What Being a Carer Means to Me

Caring for another is founded on purpose and responsibility.  The ultimate purpose of caring is its ability to transform both the carer and those who are cared for. In other words, my work is not just doing a job, it is offering a service to another. How I work is not set in stone, but ever fluid and responsive to client and family. It is through these interactions that we are all changed.

In my work I reflect the exquisite and true nature of care and have moved away from the narrative that says it is of low worth, hard, a burden, demeaning, undesirable and exhausting. It is my responsibility to reveal the hidden treasures to be found when we care for another and share this with others.  

When carer and cared for focus on the quality of the caring relationship shared with each other, we enter an enriching partnership that can span a single day, months or many years.

In some cases, clients I work with experience a difference in how they see themselves and their life. They become more confident, open and trusting.

When I care for another, I walk beside them, support them, sit with them and listen to them, through different circumstances and whatever life stage they’re in.  I work with aged clients – elders who may be in recovery from bereavement, following an accident, or living with chronic or progressive illness.  They often live alone at home. As a live-in carer, I support a single client in their own home as carer, companion, playmate, cook, administrator, shopper, driver, housekeeper and nurse.  These tasks are brought alive by the quality I bring to them.

When we love the work we do, it becomes effortless.

Nothing is a chore or ever too much. What I bring to care is love, enjoyment, lightness and playfulness. Mostly, I bring myself – I am not playing a role. People feel my genuineness and it is this they connect with.

Purpose and responsibility

Without purpose, care is reduced to a merely functional activity. When care becomes a box ticking exercise, a ‘going through the motions’ in attending to the care of another, the treasures and richness in working together cannot be felt or truly valued.

In my experience the foundation of true care is the quality of relationship built with each client. My purpose is not simply to get a job done or get through a day, but to support another fully, often in their end of life journey.  My way is to work and reflect that as long as we have breath in our body, life has not ended: with that, there is much to learn, grow, heal and enjoy in each and every moment. My prime responsibility is to reflect to clients that they are loved, valued, respected and accepted in full for who they are, regardless of their phase of life.  I do not judge them or have any expectation of where or how they should be.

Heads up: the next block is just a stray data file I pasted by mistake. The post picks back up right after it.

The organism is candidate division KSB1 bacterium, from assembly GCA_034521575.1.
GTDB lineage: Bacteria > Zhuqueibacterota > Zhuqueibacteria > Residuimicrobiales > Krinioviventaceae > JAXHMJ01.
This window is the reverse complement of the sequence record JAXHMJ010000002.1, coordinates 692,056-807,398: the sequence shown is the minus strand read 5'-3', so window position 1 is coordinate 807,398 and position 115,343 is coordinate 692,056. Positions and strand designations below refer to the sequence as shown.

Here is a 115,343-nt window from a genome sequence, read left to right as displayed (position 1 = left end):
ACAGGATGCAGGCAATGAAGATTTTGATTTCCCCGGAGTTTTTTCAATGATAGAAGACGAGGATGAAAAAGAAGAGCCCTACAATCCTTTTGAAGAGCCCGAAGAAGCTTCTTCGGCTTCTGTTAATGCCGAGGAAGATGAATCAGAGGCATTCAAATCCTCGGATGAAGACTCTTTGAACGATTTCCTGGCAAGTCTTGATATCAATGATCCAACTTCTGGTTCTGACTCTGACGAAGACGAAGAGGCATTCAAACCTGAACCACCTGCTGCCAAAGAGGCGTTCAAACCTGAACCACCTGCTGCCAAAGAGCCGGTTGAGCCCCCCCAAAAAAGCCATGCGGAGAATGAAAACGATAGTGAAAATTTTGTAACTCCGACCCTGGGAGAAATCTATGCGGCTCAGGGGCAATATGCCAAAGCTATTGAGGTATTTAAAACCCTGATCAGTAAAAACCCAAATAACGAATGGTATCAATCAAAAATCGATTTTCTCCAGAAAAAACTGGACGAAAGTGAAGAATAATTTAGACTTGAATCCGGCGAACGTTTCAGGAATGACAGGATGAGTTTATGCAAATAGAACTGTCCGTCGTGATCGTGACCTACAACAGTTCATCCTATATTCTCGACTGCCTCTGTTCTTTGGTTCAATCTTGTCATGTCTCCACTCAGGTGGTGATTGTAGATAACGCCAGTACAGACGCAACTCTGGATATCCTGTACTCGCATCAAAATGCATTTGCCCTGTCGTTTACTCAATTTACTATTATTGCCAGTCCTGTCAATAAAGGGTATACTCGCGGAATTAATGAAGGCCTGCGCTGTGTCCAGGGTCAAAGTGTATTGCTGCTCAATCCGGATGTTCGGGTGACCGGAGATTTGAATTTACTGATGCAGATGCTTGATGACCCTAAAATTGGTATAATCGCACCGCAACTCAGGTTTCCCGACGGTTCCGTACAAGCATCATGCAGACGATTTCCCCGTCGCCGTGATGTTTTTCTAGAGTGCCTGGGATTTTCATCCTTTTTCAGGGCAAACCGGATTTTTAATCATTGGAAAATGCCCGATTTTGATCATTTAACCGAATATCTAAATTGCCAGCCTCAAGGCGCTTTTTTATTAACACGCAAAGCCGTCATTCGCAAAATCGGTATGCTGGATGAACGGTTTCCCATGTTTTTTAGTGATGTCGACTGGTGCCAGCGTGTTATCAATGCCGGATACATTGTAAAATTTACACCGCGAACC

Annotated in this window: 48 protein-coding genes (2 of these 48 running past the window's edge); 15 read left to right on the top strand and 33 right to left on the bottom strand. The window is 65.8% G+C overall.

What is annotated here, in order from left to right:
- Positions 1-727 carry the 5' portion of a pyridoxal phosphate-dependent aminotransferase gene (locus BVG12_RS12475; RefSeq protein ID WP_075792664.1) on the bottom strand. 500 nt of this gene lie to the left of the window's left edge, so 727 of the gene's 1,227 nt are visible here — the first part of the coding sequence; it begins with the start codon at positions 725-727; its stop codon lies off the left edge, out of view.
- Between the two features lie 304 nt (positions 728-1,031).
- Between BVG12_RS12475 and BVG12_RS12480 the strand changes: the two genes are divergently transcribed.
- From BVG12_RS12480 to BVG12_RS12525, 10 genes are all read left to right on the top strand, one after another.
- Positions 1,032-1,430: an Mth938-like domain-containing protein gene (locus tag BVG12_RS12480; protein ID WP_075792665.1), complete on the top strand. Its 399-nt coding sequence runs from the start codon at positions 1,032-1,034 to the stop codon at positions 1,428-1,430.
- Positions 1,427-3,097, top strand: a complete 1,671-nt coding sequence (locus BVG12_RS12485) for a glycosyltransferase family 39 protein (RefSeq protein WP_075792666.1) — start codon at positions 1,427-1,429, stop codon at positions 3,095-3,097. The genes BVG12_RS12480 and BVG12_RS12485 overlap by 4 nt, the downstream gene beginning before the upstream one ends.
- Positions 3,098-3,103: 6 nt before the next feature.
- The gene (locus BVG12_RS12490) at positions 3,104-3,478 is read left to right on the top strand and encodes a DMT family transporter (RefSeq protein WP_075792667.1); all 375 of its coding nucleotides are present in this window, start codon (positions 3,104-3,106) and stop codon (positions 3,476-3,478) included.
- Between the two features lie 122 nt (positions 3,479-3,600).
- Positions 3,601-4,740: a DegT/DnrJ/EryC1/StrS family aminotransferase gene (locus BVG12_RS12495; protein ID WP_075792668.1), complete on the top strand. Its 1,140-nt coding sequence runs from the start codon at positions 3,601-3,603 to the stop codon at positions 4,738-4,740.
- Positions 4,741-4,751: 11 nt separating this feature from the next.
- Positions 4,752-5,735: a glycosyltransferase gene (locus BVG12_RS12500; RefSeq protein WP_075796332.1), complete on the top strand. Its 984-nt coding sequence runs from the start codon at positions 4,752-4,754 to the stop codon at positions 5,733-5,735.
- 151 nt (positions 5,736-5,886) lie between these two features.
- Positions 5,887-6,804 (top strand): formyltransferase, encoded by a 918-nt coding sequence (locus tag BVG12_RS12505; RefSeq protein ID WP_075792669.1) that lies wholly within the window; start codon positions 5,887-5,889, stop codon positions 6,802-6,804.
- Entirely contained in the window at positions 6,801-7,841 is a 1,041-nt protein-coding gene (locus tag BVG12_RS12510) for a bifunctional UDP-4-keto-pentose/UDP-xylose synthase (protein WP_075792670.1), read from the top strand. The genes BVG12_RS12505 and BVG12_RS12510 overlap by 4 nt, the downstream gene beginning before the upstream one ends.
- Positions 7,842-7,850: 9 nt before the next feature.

There is no good or bad client.  They are simply clients.

One view I have is that there is only ever one client with different flavours and in essence there is no difference.  And while each may have specific needs, the qualities I bring to everyone are the same.  My responsibility is to observe them, understand them and allow them to be themselves.  I work by the maxim, ‘Never judge a book by its cover’, but seek to look within the pages to discover, understand and learn.

For example, once when assigned a new client, I often met resistance, hesitancy, fear, even hostility.  I loved what was presented because it was for me to find a way with the client, not for her to be any different.  I observed her, listened to her, was patient, and super delicate with her. I had no expectations. Slowly over time she ‘got me,’ felt my gentle way and genuineness and opened up to me.  Equally important was that I ‘got her’, which meant fully accepting her as she was. This is the heart of being a carer. When we both deeply connect with each other, a relationship blossoms.

Rarely does outward behaviour deflect me away from purpose – to continue to offer love through my every move and everything I do.  This is the consistent way I am with clients and because I do not judge, clients place their trust in me. One client with partial vision couldn’t see me but learned to feel me and very soon, despite initial defensiveness, completely opened up to me.  Moments like this are precious and to be deeply appreciated.

The heart of caring for another is in the relationships I build with clients, families, friends and medical practitioners over whatever period I am with them. Deep friendships with clients and families have flowed almost organically, without trying. Suddenly it’s there and beautiful to experience when it happens.  With relationships like these, learning is mutual.  I’ve learned much from my elder clients and their families, as they have learned from working with me. 

The jewel of caring for another is the privilege of entering the lives of elders and connecting and building deeply enriching relationships with them.

Caring for another is not a job.  It is a service I provide and way of life I value.  It is my life, and what I am here to do, and I willingly accept and respect the responsibility bestowed on me.   

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